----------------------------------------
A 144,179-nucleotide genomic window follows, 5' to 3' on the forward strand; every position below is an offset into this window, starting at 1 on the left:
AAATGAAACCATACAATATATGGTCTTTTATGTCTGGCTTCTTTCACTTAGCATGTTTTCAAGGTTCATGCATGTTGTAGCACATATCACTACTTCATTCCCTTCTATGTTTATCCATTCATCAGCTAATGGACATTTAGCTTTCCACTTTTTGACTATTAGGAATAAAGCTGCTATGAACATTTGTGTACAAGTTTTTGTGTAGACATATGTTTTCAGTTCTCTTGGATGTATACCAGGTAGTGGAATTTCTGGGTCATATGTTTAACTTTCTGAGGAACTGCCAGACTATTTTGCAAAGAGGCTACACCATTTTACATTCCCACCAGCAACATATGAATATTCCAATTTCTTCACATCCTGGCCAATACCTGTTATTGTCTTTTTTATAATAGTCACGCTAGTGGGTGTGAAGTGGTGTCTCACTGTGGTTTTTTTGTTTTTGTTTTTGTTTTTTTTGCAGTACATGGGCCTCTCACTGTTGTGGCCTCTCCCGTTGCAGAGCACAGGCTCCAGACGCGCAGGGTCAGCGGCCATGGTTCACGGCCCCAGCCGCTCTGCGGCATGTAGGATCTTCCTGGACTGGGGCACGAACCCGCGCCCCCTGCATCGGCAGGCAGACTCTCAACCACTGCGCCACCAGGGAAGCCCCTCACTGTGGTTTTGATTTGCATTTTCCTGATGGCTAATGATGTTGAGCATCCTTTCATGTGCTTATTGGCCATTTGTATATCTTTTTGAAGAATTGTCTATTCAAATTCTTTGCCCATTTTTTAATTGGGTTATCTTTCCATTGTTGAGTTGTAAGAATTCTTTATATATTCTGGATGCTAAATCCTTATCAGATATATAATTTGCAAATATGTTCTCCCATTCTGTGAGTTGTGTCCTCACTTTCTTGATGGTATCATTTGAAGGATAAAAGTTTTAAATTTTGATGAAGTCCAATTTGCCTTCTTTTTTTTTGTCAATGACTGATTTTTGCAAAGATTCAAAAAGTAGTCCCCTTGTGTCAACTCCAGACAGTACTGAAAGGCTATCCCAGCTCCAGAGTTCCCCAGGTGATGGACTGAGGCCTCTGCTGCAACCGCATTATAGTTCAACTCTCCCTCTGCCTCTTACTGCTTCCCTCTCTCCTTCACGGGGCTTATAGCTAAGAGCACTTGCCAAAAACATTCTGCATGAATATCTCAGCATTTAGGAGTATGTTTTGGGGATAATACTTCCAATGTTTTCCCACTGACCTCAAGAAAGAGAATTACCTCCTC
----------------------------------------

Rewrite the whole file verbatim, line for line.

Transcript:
A 144,179-nucleotide genomic window follows, 5' to 3' on the forward strand; every position below is an offset into this window, starting at 1 on the left:
AAATGAAACCATACAATATATGGTCTTTTATGTCTGGCTTCTTTCACTTAGCATGTTTTCAAGGTTCATGCATGTTGTAGCACATATCACTACTTCATTCCCTTCTATGTTTATCCATTCATCAGCTAATGGACATTTAGCTTTCCACTTTTTGACTATTAGGAATAAAGCTGCTATGAACATTTGTGTACAAGTTTTTGTGTAGACATATGTTTTCAGTTCTCTTGGATGTATACCAGGTAGTGGAATTTCTGGGTCATATGTTTAACTTTCTGAGGAACTGCCAGACTATTTTGCAAAGAGGCTACACCATTTTACATTCCCACCAGCAACATATGAATATTCCAATTTCTTCACATCCTGGCCAATACCTGTTATTGTCTTTTTTATAATAGTCACGCTAGTGGGTGTGAAGTGGTGTCTCACTGTGGTTTTTTTGTTTTTGTTTTTGTTTTTTTTGCAGTACATGGGCCTCTCACTGTTGTGGCCTCTCCCGTTGCAGAGCACAGGCTCCAGACGCGCAGGGTCAGCGGCCATGGTTCACGGCCCCAGCCGCTCTGCGGCATGTAGGATCTTCCTGGACTGGGGCACGAACCCGCGCCCCCTGCATCGGCAGGCAGACTCTCAACCACTGCGCCACCAGGGAAGCCCCTCACTGTGGTTTTGATTTGCATTTTCCTGATGGCTAATGATGTTGAGCATCCTTTCATGTGCTTATTGGCCATTTGTATATCTTTTTGAAGAATTGTCTATTCAAATTCTTTGCCCATTTTTTAATTGGGTTATCTTTCCATTGTTGAGTTGTAAGAATTCTTTATATATTCTGGATGCTAAATCCTTATCAGATATATAATTTGCAAATATGTTCTCCCATTCTGTGAGTTGTGTCCTCACTTTCTTGATGGTATCATTTGAAGGATAAAAGTTTTAAATTTTGATGAAGTCCAATTTGCCTTCTTTTTTTTTGTCAATGACTGATTTTTGCAAAGATTCAAAAAGTAGTCCCCTTGTGTCAACTCCAGACAGTACTGAAAGGCTATCCCAGCTCCAGAGTTCCCCAGGTGATGGACTGAGGCCTCTGCTGCAACCGCATTATAGTTCAACTCTCCCTCTGCCTCTTACTGCTTCCCTCTCTCCTTCACGGGGCTTATAGCTAAGAGCACTTGCCAAAAACATTCTGCATGAATATCTCAGCATTTAGGAGTATGTTTTGGGGATAATACTTCCAATGTTTTCCCACTGACCTCAAGAAAGAGAATTACCTCCTC